Shaka Is A Wind Meter Device For iOS With Gustier Ambitions

Posted: May 9, 2013 in Europe, Gadgets, Mobile, Startup, Technology
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After reading about WeatherSignal, a new project from
London startup OpenSignal which makes use of the
latest sensors in smartphones such as the Samsung
Galaxy S4 to crowdsource weather information, I was
reminded that I recently caught wind of Shaka, an
Estonian startup that has built a wind meter accessory for iOS. Due to start shipping next month, the battery-free
Shaka Wind Meter plugs into an iPhone, iPod touch,
or iPad’s headphone socket, and combined with the
existing onboard sensors of Apple’s hardware and the
startup’s own app/service, measures, records and
displays wind-specific weather data such as current and average wind speed, maximum wind gust,
ambient temperature, and wind direction — all
mapped to a location via GPS. The device’s inspiration and intended use-case was
to enable people who take part in wind-related sports,
such as windsurfers and kitesurfers, to find good wind
conditions. “Forecasts are often inaccurate and the
coverage with stationary and connected stations is
not good enough,” says Shaka co-founder Raigo Raamat. “We wanted to simplify the process of
sharing good wind conditions inside the community.” But when he and his two other co-founders — Jens
Kasemets and Mihkel Güsson — embarked on the
project as far back as 2011 they soon realised “many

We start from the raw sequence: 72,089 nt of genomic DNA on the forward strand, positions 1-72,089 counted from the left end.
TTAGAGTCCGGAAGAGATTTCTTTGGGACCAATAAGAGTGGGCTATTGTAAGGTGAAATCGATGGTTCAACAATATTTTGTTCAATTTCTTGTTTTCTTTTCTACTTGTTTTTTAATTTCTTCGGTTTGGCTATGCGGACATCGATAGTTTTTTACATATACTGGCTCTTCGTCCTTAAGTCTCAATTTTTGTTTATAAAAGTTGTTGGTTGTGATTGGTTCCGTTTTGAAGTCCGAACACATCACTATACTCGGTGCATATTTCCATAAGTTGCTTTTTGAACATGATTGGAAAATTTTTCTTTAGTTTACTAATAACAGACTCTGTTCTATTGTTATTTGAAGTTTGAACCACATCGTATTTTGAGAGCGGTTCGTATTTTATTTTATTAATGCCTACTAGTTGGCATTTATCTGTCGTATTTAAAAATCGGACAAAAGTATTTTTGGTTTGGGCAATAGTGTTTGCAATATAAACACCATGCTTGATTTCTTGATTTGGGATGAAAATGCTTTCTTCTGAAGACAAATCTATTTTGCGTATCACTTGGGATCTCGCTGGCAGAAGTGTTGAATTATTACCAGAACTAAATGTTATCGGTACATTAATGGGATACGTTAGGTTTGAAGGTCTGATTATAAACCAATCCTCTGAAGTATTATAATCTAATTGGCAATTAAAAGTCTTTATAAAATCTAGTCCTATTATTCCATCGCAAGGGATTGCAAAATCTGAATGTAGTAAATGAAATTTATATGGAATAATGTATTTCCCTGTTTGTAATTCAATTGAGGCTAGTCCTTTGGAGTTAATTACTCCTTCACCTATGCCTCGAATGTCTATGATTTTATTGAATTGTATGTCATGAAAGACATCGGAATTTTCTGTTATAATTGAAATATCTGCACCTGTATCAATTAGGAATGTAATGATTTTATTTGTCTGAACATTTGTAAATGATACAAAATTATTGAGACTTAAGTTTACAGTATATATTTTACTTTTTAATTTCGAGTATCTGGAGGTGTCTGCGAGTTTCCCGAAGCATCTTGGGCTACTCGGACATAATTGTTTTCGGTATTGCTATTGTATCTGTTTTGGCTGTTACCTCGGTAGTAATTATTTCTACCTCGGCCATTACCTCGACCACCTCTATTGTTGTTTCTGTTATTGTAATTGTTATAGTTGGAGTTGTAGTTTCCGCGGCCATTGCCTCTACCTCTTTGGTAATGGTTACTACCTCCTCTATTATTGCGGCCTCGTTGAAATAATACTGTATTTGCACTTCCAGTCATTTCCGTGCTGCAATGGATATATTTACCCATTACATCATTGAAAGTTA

more communities” could benefit from a device that
enabled a smartphone or tablet to be transformed into
a “connected weather station” for either private use or for contributing to and accessing real-time
crowdsourced weather data. These range from
academia, agriculture, emergency services, to golfers
and motor sports. “The problem for all these use
cases differ, but all need local weather measurements
as input,” says Raamat. To that end, Shaka has gustier ambitions beyond just
a wind meter. Longer term, the startup and graduate
of the harware-focused accelerator HAXLR8R (which
also provided seed funding), plans to build what
Raamat’s calling a platform for the world’s smallest
weather station. “We’ll add barometric pressure and humidity sensors to achieve that and also support
Android devices,” he says. The startup’s ultimate
target is expensive and non-connected legacy
handheld weather stations. Today the company is monetizing on the hardware
only — the accompanying app is free — but in the
future it will offer additional paid-for services, along
with opening up the platform to partners who want to
develop apps on top of Shaka that target various
weather-related communities.

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